In march 2012 seven it-agile people (including me) formed the StartupMarch team. We decided to build a product to make online discussions more effective. In the end we had built http://www.discuss2decide.com and http://www.discumeter.com.
This blog post is about the “process” we used. We just started to build the product – without any discussion of the process to use – Scrum, Kanban, XP? We just didn’t talk about it. This is what emerged:
- Before the start of the StartupMach we only had decided on the problem to solve (online discussions) and the technology we would use (Rails). So we invested the first day for some conceptual work.
- At the second day we started the development of the first ideas. We had the first product (Duscuss2Decide) live at day 3 and the second (Discumeter) at day 5. After that we had more than 15 releases per day. The rule was simply: whatever you commit into the master (aka Trunk/Head) will go live immediately.
- Typically we started the day with an informal wrap up of the product usage (a kind of review if you want). Then we discussed what to do during the day (kind of planning). And then we did it. For both “meetings” together we invested 30 to 90 minutes.
- During the day we had 2 to 4 sync meetings to check where were and how to proceed (kind of Daily Scrum).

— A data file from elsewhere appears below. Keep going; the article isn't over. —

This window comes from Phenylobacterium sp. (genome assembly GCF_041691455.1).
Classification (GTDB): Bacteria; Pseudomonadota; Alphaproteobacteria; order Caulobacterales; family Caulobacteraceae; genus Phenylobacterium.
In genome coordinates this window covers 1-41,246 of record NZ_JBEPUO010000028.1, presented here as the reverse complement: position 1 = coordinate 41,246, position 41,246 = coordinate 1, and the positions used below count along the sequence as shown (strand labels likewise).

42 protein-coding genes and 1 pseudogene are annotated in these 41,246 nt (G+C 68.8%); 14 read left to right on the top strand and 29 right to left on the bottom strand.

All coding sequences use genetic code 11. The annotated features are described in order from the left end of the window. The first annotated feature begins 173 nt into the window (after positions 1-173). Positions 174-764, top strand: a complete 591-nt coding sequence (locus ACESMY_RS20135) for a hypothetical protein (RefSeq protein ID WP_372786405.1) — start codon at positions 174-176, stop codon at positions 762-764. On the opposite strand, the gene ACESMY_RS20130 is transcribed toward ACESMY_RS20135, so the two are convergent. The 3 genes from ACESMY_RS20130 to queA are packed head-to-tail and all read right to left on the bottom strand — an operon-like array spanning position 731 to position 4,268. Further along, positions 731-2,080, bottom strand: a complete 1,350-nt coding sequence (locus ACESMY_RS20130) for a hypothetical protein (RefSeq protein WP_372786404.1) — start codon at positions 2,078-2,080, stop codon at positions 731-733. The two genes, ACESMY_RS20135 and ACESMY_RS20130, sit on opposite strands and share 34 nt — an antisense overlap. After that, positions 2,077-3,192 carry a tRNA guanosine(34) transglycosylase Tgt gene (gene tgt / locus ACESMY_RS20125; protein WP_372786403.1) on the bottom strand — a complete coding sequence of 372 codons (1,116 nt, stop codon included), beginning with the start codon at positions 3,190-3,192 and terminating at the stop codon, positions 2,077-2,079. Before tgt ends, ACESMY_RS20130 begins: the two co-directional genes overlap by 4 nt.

- We did no Task Breakdown but Story Splitting on a very tiny level. We worked with MMFs (Minimal Marketable Features) that we broke down into User Stories. Most stories were done in less than 2 hours.
- We managed work in progress by gut feeling. Normally we all would work on the stories of one MMF (single piece flow). That way a MMF normally needed one day to complete.
- We did Pair Programming in most cases and often switched pairs at the sync meetings.
- We had two retrospectives. One in the middle of march, one at the end of march.
- There were no roles. No Product Owner, no ScrumMaster, no Testers etc. Just team members. During our second retrospective we had a discussion about the roles. The conclusion was that we sometimes would have profited from a ScrumMaster for facilitating discussions and forcing us to face uncomfortable facts. And we thought that the absence of a Product Owner person was helpful. The team was not only empowered to decide on how to do the work but also on what to work on.
It was a great time. We had a lot of fun, we learned a lot and it felt very productive. Although we didn’t acquire millions of venture capital for our products, Discuss2Decide seems to have value for users. There are some regular users of the tool and most online discussions at it-agile are done with the tool today.
Will it travel?
Will the “process” travel to other contexts? I don’t know. I think there were two special ingredients that are uncommon and may have been crucial:
- With the seven team members we had roughly 45 years of experience with Agile of different flavors in the room: Scrum, XP, Kanban, FDD.
- All team members shared a common cultural background (it-agile) that showed up as an extreme openness for other’s ideas, perspectives and needs.